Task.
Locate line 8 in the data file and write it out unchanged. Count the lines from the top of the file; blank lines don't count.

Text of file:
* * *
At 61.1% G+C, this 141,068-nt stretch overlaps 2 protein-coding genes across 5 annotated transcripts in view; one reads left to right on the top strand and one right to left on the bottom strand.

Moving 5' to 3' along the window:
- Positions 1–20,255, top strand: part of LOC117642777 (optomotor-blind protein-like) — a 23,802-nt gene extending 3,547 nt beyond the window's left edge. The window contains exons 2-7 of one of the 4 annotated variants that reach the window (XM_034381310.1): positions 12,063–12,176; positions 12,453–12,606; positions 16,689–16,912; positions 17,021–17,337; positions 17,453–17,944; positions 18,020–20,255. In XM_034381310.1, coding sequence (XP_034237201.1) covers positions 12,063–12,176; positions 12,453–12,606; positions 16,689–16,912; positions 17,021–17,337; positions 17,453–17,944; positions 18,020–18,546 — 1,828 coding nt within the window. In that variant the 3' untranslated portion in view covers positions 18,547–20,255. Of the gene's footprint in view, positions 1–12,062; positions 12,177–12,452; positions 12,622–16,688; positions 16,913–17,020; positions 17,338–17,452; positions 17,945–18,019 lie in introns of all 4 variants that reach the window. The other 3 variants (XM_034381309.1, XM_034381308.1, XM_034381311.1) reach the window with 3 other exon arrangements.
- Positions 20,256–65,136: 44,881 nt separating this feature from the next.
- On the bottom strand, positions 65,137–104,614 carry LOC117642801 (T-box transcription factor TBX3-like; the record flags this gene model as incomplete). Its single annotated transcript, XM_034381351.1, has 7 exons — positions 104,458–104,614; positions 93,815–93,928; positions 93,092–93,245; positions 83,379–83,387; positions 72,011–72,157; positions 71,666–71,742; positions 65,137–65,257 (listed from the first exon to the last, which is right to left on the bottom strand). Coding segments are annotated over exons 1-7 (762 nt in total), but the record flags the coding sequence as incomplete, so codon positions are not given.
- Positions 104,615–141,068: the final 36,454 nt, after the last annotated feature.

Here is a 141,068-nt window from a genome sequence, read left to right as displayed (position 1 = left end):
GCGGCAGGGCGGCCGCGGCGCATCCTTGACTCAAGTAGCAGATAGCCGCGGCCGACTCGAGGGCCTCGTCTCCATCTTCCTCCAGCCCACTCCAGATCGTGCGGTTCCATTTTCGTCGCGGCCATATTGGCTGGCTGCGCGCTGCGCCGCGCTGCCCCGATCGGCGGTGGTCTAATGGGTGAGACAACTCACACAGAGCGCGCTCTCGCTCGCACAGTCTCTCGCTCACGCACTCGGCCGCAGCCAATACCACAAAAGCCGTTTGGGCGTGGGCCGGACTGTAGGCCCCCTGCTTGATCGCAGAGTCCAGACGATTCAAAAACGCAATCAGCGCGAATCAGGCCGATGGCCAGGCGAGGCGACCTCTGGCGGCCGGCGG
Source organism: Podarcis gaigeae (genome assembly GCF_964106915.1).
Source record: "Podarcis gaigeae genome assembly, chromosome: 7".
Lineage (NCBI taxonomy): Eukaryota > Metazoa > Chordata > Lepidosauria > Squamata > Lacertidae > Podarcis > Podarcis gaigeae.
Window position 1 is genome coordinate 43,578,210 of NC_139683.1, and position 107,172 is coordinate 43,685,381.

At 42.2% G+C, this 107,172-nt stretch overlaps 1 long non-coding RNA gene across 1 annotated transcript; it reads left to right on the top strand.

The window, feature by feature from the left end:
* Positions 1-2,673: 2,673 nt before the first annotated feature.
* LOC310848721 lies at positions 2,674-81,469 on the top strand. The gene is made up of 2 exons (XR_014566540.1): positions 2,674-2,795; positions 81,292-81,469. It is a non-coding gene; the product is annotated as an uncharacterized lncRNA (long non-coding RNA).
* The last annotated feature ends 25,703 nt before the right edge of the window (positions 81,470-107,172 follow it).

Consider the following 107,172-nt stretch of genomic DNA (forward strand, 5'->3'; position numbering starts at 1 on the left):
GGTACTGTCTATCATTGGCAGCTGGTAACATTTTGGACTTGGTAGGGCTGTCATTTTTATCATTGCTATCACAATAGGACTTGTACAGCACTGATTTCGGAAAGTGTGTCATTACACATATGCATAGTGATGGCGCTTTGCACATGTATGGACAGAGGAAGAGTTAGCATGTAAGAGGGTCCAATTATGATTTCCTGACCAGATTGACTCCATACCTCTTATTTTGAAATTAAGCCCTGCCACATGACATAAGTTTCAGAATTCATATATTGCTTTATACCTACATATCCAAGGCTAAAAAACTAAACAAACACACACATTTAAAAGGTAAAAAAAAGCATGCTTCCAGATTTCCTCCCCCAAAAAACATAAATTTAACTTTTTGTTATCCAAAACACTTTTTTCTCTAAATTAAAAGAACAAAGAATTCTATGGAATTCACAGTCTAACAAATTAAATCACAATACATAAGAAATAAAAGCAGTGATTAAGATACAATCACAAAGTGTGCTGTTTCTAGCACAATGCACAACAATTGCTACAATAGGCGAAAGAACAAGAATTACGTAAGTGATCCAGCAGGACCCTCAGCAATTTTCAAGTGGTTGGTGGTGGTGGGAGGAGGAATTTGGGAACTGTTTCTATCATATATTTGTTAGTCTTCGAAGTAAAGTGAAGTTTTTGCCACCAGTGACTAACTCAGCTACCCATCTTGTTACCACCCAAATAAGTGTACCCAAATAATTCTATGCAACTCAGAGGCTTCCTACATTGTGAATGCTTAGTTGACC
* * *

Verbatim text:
GCGGCAGGGCGGCCGCGGCGCATCCTTGACTCAAGTAGCAGATAGCCGCGGCCGACTCGAGGGCCTCGTCTCCATCTTCCTCCAGCCCACTCCAGATCGTGCGGTTCCATTTTCGTCGCGGCCATATTGGCTGGCTGCGCGCTGCGCCGCGCTGCCCCGATCGGCGGTGGTCTAATGGGTGAGACAACTCACACAGAGCGCGCTCTCGCTCGCACAGTCTCTCGCTCACGCACTCGGCCGCAGCCAATACCACAAAAGCCGTTTGGGCGTGGGCCGGACTGTAGGCCCCCTGCTTGATCGCAGAGTCCAGACGATTCAAAAACGCAATCAGCGCGAATCAGGCCGATGGCCAGGCGAGGCGACCTCTGGCGGCCGGCGG